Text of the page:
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Faculty Feature: Katharina Gerstenberger

Katharina sits in a high desert landscape, surrounded by pinyon juniper forest and red rock. She wears an orange hat and sunglasses.

Dr. Katharina Gerstenberger is Professor of German in the Department of World Languages and Cultures at the University of Utah. She served as the interim director of the Environmental Humanities Program for the 2020-2021 academic year. She also served as department chair for World Languages and Culture from 2012-2018. Katharina was the 2019-2021 Environmental Humanities Research Professor, and she is currently a Virgil C. Aldrich Faculty Fellow with the Tanner Humanities Center. She is researching and working on a book about nuclear narratives. Using examples from different countries, including Germany, the U.S., and the Marshall Islands, Katharina looks to literature, visual art, and film to trace the emergence of nuclear narratives that originated with nuclear tests at Bikini Atoll. On Thursday, October 28, 2021 at 4 p.m., Katharina will present a talk Fallout and Fear: The Emergence of Nuclear Narratives in the Wake of Bikini Atoll.

In addition to her work on nuclear narratives, Katharina serves as Editor of German Studies Review. She is the author of Truth to Tell: German Women’s Autobiographies and Turn-of-the-Century Culture (2000) and Writing the New Berlin: The German Capital in Post-Wall Literature (2008). She co-edited German Literature in a New Century: Trends, Traditions, Transformations, Transitions (2008); After the Berlin Wall:  Germany and Beyond (2011); and Catastrophe and Catharsis:  Perspectives on Disaster and Redemption in German Culture and Beyond (2015). Her articles on topics of 20th and 21st German literary culture have appeared in numerous journals. She is a member of the Transatlantic Research Network in Environmental Humanities.

In October 2021, I interviewed Katharina about her experience with the EH Program, what drew her to the environmental humanities, and her current research.

Brooke: You finished your term as interim director of the Environmental Humanities Program in June of this year. How was your experience? What did you enjoy?

Katharina: I really enjoyed the whole experience. I felt very privileged when Jeff and the current dean asked me if I wanted to serve as the interim director, and I immediately decided that this would be a good chance for me to contribute to the university and my own research. When I moved to Utah almost 10 years ago, I began to dive into the environmental humanities. I felt that running the program, even just for a year, would give me a chance to connect with other faculty here on campus and with students in the program. When I signed up for this, we did not know that COVID was going to happen, so that, of course required me and everybody else involved to adjust. But overall, I got out of it what I had hoped to get out of it. The Environmental Humanities Research Interest Group was very helpful to discuss books and issues with colleagues. But as interim director, I had a chance to connect with faculty more and get to know them better. I also love working with the students. I taught the Tertulia course, which is kind of small, you only meet every other week. But I learned a lot from the students because it's a different, younger generation. I'm impressed with their energy, their forward-looking projects, their activism—which I have to say is not something that I do, but I very much respect. I was interested in learning from them to understand how they think, how they approach things, their optimism. Sometimes you can think, well, we're in a pretty dire situation here. But the students keep going and try to make their impact where possible. So overall, it has been a good year. I look forward to attending the students’ final defenses to see what came of their work.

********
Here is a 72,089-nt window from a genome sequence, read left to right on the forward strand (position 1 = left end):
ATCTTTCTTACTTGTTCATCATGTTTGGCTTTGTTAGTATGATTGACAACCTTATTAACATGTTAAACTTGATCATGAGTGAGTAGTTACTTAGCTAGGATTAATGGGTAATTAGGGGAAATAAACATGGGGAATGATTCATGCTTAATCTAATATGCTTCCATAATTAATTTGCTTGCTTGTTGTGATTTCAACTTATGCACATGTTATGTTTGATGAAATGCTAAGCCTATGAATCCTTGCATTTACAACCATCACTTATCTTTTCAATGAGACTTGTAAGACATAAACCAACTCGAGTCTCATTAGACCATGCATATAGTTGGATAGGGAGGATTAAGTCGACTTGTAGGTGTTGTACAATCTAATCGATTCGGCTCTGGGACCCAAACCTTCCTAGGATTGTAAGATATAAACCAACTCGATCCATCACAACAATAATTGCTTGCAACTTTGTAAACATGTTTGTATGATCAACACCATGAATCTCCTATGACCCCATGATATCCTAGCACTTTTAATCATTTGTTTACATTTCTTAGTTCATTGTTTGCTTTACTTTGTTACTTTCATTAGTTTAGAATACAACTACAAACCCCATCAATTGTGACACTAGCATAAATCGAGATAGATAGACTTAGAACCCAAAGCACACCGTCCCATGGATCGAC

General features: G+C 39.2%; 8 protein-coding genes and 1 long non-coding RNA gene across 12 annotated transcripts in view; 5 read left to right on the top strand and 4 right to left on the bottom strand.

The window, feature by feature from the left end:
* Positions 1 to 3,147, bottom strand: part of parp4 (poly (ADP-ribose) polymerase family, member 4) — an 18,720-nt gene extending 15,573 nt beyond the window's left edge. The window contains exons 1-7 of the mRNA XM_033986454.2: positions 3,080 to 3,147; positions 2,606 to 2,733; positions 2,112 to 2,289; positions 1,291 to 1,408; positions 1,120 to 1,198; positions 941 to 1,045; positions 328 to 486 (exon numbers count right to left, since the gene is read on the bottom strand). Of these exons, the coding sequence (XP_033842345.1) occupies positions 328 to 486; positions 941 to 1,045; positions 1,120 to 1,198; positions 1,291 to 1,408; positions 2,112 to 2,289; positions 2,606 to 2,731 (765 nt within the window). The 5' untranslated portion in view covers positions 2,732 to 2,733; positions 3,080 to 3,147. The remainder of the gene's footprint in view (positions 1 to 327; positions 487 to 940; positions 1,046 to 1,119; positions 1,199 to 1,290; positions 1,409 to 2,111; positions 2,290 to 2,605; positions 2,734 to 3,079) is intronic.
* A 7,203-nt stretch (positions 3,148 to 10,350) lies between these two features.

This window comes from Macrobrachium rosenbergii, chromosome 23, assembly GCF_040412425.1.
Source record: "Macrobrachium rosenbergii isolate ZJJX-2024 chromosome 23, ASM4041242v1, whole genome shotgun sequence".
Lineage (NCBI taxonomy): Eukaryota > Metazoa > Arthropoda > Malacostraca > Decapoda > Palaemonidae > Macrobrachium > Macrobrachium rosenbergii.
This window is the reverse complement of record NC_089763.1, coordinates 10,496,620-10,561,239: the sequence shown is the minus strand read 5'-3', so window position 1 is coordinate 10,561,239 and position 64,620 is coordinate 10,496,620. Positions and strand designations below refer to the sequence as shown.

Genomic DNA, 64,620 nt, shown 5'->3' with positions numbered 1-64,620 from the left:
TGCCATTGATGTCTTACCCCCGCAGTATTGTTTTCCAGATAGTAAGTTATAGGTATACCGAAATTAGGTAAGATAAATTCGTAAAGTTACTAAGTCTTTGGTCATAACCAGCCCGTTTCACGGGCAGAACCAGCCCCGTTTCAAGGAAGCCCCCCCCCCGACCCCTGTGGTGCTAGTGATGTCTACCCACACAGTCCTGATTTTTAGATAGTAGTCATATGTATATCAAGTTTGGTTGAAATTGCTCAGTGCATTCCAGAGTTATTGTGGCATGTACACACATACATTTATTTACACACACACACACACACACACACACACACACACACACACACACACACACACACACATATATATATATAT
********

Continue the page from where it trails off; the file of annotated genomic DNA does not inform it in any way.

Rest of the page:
Brooke: As a German professor, what drew you to the environmental humanities?

Katharina: I came to Utah in 2012. I was hired as an external department chair for what's now called World Languages and Cultures. Obviously, that kept me quite busy. But I always managed to do at least a little bit of research, in part to balance out the administrative work. I think what happened to me is what happens to a lot of people when they come to Utah. I’d been to Utah before as a tourist going to the national parks. It's just a beautiful place, and that in part drew me to the appointment here at this university. I thought about how I wanted to establish myself here at the University of Utah, and I learned about the environmental humanities program through Jeff. He invited me to the research interest group, and then I became aware of the Environmental Humanities Research Professorship and applied and received that in 2019. I think through the strength of the Environmental Humanities Program, I got more interested in environmental humanities issues and learned about what's going on in Utah. Certainly, we have all this beauty, but it's also really beauty under duress. The more you learn about the place, the more aware you become. I think the latest chapter is the shrinking Great Salt Lake, but that’s only one example, right?